Earlier this week, the Buffalo Municipal Housing Authority (BMHA) board of commissioners approved $4.02 million worth of contracts for infrastructure improvements at five BMHA housing developments. BMHA Executive Director Gillian Brown said the 2021 capital improvement work includes repairs and replacement of parking lots, sidewalks, court yards, curbing and other site updates to the developments in the upcoming construction season.
"Capital investment in our developments is further proof of the commitment by the BMHA, and Mayor Byron Brown to keeping Buffalo's affordable housing stock in good repair,” she said. “Over the course of the next five years, more than half of the BMHA's developments will be positively impacted by site work, renovations and other improvements.”
The largest contract, $2.75 million, was awarded to Northeast Diversification Inc. for work at Kenfield Homes. The Lancaster-based firm will replace and repair parking lots and sidewalks throughout the 39-acre development, as well as work on entry porches and stoops. Northeast Diversification was one of six bidders for that contract.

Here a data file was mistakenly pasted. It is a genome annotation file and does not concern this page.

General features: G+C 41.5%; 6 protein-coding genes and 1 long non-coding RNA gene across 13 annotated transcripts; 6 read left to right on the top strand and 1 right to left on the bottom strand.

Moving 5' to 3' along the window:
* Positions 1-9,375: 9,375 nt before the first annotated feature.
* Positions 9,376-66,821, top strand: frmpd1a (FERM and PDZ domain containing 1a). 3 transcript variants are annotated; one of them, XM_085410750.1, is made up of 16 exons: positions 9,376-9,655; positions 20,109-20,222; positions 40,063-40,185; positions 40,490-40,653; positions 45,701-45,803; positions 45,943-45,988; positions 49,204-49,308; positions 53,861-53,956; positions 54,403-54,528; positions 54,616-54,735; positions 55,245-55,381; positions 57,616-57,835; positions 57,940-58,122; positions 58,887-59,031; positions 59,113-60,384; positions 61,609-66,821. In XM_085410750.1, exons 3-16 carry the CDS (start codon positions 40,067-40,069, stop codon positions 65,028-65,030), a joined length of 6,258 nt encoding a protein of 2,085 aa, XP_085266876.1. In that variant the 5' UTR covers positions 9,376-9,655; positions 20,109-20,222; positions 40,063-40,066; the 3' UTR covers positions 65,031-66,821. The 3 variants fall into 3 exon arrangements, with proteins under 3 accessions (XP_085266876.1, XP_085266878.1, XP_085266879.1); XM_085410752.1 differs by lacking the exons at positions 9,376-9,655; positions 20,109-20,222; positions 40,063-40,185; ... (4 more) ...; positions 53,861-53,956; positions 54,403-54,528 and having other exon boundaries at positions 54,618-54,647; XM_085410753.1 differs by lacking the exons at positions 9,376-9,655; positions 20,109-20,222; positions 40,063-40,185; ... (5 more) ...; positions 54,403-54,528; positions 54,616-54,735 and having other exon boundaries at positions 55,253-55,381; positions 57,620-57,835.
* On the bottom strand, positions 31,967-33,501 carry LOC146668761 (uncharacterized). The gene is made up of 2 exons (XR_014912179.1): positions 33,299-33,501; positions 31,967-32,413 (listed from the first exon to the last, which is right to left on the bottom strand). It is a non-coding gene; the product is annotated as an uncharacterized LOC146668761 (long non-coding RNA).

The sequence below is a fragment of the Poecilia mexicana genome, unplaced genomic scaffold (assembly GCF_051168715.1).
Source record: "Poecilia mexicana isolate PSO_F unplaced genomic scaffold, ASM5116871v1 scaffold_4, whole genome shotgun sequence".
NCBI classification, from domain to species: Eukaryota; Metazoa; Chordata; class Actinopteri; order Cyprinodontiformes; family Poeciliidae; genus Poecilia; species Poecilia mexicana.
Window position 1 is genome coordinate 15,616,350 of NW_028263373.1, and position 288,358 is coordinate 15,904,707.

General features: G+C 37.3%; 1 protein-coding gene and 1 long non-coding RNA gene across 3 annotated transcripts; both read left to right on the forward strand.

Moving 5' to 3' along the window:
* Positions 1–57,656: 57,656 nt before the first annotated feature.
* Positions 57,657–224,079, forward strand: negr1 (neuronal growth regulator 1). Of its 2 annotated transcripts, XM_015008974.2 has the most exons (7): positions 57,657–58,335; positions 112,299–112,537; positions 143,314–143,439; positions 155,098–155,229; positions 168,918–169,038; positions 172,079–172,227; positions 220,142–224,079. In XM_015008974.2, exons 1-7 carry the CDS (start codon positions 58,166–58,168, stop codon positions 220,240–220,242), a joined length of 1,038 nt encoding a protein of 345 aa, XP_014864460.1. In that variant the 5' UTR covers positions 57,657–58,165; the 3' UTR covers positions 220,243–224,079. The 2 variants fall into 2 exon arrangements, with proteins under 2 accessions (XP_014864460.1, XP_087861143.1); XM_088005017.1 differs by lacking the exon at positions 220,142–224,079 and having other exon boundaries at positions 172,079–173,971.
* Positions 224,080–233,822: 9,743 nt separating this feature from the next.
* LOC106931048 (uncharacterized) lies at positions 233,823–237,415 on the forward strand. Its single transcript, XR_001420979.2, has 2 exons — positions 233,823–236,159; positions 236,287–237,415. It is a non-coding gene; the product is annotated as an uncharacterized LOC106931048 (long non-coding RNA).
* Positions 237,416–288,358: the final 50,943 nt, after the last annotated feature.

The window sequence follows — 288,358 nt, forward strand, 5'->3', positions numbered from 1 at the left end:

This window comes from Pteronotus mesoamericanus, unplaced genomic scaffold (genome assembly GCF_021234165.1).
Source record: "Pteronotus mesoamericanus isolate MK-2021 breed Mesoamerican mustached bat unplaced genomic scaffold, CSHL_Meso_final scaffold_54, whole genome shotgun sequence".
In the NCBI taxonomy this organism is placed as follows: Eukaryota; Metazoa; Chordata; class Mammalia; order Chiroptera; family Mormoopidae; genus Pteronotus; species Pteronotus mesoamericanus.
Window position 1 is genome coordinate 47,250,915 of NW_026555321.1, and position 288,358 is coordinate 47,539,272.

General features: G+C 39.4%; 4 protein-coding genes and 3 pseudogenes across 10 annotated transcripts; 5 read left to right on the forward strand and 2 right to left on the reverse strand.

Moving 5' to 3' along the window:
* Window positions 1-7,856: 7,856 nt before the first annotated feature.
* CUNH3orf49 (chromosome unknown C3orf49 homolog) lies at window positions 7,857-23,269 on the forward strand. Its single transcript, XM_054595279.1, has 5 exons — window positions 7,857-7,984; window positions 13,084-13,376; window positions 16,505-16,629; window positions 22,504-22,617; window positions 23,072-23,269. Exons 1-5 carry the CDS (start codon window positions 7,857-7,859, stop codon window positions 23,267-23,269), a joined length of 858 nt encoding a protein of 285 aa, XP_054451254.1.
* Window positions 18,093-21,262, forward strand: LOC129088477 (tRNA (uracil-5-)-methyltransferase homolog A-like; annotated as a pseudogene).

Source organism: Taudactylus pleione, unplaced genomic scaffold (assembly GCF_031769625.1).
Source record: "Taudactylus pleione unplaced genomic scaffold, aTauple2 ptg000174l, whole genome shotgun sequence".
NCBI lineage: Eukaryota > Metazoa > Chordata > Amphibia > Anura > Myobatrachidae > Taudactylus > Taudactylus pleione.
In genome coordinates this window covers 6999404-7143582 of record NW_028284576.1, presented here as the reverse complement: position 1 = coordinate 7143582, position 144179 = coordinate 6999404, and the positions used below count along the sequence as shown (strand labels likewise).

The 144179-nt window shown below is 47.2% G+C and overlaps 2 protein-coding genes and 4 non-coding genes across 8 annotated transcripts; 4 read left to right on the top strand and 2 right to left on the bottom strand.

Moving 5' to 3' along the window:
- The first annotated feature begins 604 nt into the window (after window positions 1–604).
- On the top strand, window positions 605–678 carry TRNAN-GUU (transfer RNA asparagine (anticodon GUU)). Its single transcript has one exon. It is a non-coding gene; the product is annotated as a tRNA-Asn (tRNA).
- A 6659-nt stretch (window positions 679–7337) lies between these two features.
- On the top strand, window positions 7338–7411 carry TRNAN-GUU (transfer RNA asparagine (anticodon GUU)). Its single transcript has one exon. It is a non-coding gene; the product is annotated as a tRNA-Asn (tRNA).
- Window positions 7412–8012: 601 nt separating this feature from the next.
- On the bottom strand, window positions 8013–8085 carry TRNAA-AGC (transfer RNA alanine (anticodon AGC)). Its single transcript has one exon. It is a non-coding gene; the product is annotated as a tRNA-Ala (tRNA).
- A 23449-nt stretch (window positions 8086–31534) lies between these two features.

Occhino Corp. of West Seneca was the winning bidder for capital improvements at two BMHA sites. Occhino will replace and repair parking lots, sidewalks, outdoor benches and tables at LBJ Apartments at a cost not to exceed $434,213. The firm will also do parking lots and sidewalk repairs at Msgr. Geary Apartments at a cost not to exceed $326,551. Occhino was selected from a field of six bidders on both projects.
A $429,766 contract was awarded to DMYLES Inc. of Niagara Falls for parking lot paving, sidewalk and curbing work and courtyard improvements at Schwab Terrace Apartments. The firm was among six bidders for the work.
The final contract was awarded to Rodriguez Construction Group Inc. of Buffalo. Rodriguez beat out six other bidders for the $81,000 contract to repave and repair two parking lots, curbing and sidewalks.
The targeted parking lots currently have potholes and heaving pavement, which pose a problem to the vehicles of residents and their guests. Damaged sidewalks, courtyards and curbing pose a tripping hazard to pedestrians.